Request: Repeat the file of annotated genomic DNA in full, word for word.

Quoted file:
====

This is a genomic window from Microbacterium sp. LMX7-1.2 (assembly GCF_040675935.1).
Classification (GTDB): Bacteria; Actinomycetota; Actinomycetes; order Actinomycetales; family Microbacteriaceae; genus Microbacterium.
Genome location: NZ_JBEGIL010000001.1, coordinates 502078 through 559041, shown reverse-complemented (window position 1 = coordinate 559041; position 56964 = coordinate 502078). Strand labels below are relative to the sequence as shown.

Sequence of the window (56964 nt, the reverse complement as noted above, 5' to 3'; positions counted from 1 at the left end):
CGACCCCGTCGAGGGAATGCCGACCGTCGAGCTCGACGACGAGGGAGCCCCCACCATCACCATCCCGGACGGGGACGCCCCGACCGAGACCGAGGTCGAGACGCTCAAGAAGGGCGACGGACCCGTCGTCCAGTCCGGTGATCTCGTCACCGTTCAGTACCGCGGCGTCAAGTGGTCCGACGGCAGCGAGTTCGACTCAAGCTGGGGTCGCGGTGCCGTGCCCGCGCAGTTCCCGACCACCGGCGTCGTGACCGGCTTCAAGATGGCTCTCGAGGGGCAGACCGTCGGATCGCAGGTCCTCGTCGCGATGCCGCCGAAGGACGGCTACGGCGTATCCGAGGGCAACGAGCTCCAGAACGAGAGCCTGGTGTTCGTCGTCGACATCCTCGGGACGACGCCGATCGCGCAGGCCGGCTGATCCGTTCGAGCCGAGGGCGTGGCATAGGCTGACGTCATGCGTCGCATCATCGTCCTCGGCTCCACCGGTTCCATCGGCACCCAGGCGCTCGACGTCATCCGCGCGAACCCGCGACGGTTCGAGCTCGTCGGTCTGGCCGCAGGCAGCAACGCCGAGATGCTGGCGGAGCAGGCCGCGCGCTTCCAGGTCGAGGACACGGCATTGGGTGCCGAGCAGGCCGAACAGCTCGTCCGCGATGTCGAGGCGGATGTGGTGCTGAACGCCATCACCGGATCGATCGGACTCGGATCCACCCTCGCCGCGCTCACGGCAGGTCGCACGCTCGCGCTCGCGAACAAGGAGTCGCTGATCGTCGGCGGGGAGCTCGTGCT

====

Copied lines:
This is a genomic window from Microbacterium sp. LMX7-1.2 (assembly GCF_040675935.1).
Classification (GTDB): Bacteria; Actinomycetota; Actinomycetes; order Actinomycetales; family Microbacteriaceae; genus Microbacterium.
Genome location: NZ_JBEGIL010000001.1, coordinates 502078 through 559041, shown reverse-complemented (window position 1 = coordinate 559041; position 56964 = coordinate 502078). Strand labels below are relative to the sequence as shown.

Sequence of the window (56964 nt, the reverse complement as noted above, 5' to 3'; positions counted from 1 at the left end):
CGACCCCGTCGAGGGAATGCCGACCGTCGAGCTCGACGACGAGGGAGCCCCCACCATCACCATCCCGGACGGGGACGCCCCGACCGAGACCGAGGTCGAGACGCTCAAGAAGGGCGACGGACCCGTCGTCCAGTCCGGTGATCTCGTCACCGTTCAGTACCGCGGCGTCAAGTGGTCCGACGGCAGCGAGTTCGACTCAAGCTGGGGTCGCGGTGCCGTGCCCGCGCAGTTCCCGACCACCGGCGTCGTGACCGGCTTCAAGATGGCTCTCGAGGGGCAGACCGTCGGATCGCAGGTCCTCGTCGCGATGCCGCCGAAGGACGGCTACGGCGTATCCGAGGGCAACGAGCTCCAGAACGAGAGCCTGGTGTTCGTCGTCGACATCCTCGGGACGACGCCGATCGCGCAGGCCGGCTGATCCGTTCGAGCCGAGGGCGTGGCATAGGCTGACGTCATGCGTCGCATCATCGTCCTCGGCTCCACCGGTTCCATCGGCACCCAGGCGCTCGACGTCATCCGCGCGAACCCGCGACGGTTCGAGCTCGTCGGTCTGGCCGCAGGCAGCAACGCCGAGATGCTGGCGGAGCAGGCCGCGCGCTTCCAGGTCGAGGACACGGCATTGGGTGCCGAGCAGGCCGAACAGCTCGTCCGCGATGTCGAGGCGGATGTGGTGCTGAACGCCATCACCGGATCGATCGGACTCGGATCCACCCTCGCCGCGCTCACGGCAGGTCGCACGCTCGCGCTCGCGAACAAGGAGTCGCTGATCGTCGGCGGGGAGCTCGTGCT